NYC’s Tartan Day Parade

New York City’s Tartan Day Parade doesn’t have the long history of many of the city’s parades, but it has interesting origins. According to the New York City Tartan Week organizers,

In 1998 the U.S. Senate declared April 6 to be National Tartan Day to recognize the contributions made by Scottish-Americans to the United States. In 1999, two pipe bands and a small but enthusiastic group of Scottish Americans marched from the British Consulate to the UN—our first Parade! Since then, we have grown to include hundreds of pipers, thousands of marchers and many more thousands cheering from the sidelines.

The National Tartan Day New York Committee was formed … in 2002 to organize the Parade and co-ordinate all the associated activities which surround the Parade. There are now so many it has become Tartan Week, with a definition of “week” as anything, so far, from 7-21 days.

Now that we know why they’re marching, let’s watch the parade! As you’ll see, there are plenty of tartans, bagpipes, and drums – although not everyone is wearing plaid. One of the fun things about this parade is that some pipe and drum corps will allow unaffiliated bagpipers to march with them, as long as they can play the 4 songs required for the parade: Scotland the Brave, Rowan tree, Blue Bells of Scotland, and Bonnie Prince Charlie. The sun was shining brightly, so please forgive the lighting in some of these shots.

Now for one of my favorite parts of the parade: the Scottie and Westie dogs!

As we were leaving, I spied this creature peeking out above the crowd – could it possibly be Nessie, the Loch Ness Monster?

New York City’s St. Patrick’s Day Parade

One of New York City’s most famous parades is the St. Patrick’s Day Parade, held in Manhattan on March 17 each year. New York City’s St. Patrick’s Day Parade has a long history that stretches back to 1762. (I don’t think that there are any NYC parades with a longer tradition!) The parade has so many participants that it lasts approximately 5 hours, offering something for everyone to see. The parade participants march up Fifth Avenue from 44th Street to 79th Street, and the least crowded viewing is in the latter blocks.

One of the key features of the parade is the many Pipe and Drum Corps, many sponsored by Irish societies such as the Emerald Society within New York City’s Police (NYPD) and Fire (FDNY) Departments, but also coming from other organizations. Here are a few of my favorites.

First, the Pipes and Drums of FDNY’s Emerald Society.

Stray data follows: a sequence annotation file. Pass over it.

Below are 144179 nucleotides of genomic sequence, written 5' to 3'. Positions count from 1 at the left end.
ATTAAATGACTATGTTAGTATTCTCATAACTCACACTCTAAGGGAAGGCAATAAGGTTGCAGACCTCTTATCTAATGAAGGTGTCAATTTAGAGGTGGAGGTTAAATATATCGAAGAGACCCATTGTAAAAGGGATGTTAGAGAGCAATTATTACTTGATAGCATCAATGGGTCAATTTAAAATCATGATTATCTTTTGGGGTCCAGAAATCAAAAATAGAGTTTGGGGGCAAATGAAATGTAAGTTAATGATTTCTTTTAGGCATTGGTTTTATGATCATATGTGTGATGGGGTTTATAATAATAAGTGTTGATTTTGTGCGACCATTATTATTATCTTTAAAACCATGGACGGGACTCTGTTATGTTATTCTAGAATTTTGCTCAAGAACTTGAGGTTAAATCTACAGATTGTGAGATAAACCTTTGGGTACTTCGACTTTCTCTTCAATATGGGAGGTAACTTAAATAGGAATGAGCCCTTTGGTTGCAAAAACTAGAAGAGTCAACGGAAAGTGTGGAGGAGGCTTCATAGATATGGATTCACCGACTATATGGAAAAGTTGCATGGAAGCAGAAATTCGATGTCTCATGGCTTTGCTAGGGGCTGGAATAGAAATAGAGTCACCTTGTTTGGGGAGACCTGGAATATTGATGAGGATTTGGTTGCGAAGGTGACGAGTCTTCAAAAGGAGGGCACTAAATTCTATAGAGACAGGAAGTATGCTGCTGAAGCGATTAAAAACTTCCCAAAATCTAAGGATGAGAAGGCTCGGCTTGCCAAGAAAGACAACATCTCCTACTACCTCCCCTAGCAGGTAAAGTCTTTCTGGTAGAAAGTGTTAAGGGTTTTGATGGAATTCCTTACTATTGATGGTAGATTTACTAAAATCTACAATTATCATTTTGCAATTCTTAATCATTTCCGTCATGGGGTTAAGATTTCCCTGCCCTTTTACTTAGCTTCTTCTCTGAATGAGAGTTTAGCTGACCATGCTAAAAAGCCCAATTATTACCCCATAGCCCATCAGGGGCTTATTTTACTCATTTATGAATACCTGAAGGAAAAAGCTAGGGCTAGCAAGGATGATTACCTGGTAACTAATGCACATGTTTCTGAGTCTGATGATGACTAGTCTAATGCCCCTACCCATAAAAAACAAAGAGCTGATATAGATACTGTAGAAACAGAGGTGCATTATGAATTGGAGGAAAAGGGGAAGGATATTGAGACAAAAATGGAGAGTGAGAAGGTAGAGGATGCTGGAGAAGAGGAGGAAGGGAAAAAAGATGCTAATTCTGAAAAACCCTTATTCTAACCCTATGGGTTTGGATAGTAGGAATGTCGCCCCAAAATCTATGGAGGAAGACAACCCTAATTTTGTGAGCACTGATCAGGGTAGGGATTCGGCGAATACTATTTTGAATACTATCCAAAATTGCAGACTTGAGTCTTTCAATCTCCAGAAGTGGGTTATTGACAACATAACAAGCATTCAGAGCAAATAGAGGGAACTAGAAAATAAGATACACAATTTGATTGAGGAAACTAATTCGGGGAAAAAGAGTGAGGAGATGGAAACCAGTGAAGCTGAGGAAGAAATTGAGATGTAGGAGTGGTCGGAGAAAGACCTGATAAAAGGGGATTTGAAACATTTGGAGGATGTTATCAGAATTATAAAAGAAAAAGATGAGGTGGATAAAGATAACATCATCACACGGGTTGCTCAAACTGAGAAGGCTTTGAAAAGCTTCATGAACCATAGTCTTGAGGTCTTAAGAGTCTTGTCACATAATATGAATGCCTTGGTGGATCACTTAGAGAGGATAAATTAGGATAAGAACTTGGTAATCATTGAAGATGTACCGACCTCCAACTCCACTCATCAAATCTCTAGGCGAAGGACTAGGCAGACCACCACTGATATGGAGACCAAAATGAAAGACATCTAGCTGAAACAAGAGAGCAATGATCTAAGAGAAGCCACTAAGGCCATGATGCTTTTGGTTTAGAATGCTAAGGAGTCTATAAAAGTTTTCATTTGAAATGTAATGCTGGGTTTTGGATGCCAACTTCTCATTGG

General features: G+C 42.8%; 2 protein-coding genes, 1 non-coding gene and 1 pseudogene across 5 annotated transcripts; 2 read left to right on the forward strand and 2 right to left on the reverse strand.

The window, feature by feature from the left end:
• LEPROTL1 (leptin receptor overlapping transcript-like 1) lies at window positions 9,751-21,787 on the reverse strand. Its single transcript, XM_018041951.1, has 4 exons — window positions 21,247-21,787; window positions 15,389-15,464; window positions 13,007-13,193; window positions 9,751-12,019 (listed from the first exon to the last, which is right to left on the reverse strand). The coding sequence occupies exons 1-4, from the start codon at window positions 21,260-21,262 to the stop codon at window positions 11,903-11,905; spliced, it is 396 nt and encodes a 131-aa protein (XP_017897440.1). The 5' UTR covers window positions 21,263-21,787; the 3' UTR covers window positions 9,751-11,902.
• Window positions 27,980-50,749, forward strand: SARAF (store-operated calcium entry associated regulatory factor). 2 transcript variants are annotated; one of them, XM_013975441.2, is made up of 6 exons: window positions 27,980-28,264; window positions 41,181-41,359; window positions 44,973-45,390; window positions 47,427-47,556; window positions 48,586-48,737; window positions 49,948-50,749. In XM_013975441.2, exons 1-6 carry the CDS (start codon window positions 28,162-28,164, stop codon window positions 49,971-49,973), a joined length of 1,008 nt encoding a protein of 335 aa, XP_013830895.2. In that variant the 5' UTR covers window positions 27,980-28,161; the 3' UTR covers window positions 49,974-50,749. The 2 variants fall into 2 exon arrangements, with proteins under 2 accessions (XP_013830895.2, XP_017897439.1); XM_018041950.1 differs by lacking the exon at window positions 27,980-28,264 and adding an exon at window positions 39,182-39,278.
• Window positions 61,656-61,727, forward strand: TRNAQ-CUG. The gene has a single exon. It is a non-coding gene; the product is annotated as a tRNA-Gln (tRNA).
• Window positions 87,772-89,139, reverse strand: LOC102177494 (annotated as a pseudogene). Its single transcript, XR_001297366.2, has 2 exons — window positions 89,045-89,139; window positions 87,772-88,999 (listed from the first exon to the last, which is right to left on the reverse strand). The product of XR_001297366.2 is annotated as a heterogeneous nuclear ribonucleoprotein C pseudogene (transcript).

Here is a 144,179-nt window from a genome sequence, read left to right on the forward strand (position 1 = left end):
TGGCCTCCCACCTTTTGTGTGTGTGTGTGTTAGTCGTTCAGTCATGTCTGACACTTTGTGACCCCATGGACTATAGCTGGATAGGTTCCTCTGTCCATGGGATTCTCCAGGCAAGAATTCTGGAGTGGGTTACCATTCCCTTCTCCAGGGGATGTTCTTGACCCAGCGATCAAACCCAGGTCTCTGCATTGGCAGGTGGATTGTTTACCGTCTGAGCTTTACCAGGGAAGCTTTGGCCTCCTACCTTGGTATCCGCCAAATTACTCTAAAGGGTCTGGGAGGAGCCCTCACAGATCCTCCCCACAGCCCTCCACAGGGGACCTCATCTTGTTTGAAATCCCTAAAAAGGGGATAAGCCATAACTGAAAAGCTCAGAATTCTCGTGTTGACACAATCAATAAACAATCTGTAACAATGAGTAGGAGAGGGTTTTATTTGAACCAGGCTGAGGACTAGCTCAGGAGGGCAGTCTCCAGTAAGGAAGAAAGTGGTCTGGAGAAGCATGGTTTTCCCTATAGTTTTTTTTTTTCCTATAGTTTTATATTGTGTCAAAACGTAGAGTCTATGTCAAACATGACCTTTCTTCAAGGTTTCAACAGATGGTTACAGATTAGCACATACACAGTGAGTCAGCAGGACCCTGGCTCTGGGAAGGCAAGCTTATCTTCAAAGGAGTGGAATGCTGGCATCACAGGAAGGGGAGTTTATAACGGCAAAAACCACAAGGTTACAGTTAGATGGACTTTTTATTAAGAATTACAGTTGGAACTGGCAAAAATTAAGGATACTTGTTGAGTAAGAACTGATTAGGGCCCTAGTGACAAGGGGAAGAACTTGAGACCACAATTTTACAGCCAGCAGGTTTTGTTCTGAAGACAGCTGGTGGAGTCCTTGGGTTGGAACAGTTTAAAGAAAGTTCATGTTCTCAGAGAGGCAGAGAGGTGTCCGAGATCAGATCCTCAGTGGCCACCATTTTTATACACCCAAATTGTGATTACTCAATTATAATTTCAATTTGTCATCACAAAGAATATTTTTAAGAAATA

FDNY Emerald Society-photo2

FDNY Emerald Society-photo3

There was the NYPD Band, as well as the NYPD Emerald Society Pipes and Drums.

NYC Police Band


NYCPD Emerald Society Pipes and Drums-photo3

The New York State Police were also well-represented.

New York State Police Honor Guard

NY State Police Pipes and Drums

NY State Police

And here are the Pipes and Drums of the Ancient Order of Hibernians.

Ancient Order of Hibernians-photo1

Ancient Order of Hibernians-photo4

There are also associations representing Irish immigrants and their Irish-American descendants, with many having roots going back to the nineteenth century. They are often led by beautiful banners like the ones shown here.

Limerick flag

Galway Assn of NY

County Meath Assn flag

Of course, there are also the marching bands. A number of high school marching bands participate in the parade, like the one shown here. (This is the Cicero-North Syracuse High School Band.)

Cicero-North Syracuse High School Band

The U.S. Armed Services also send bands to perform in the parade, as well as honor guard units. Here is the U.S. Air Force, followed by the U.S. Navy.

U.S. Air Force Honor Guard

US Navy - photo2

There was the U.S. Military Academy’s West Point Band.

West Point Band

And even students from high school Jr. ROTC units.

Xavier High School Jr ROTC-photo1

There were representatives from the U.S. Park Police.

US Park Police

St. Patrick’s Day is a day when New Yorkers of every background are Irish for the day. Nothing represents this better than the participation of performers from some of the city’s Hispanic cultural organizations, whose members also are known for playing bagpipes. (They also participate in the Hispanic Day Parade, a fabulous parade that I’ve described previously here.)





Finally, one of the most powerful parts of the parade was the FDNY 343. A total of 343 New York City firefighters each carry an American flag as they march in formation, memorializing the 343 firefighters who lost their lives in New York City on 9/11.

FDNY 343

If you are in New York City for this or any of the other parades that New York City has to offer, I recommend that you attend – it’s an opportunity to celebrate the city’s diverse residents and traditions.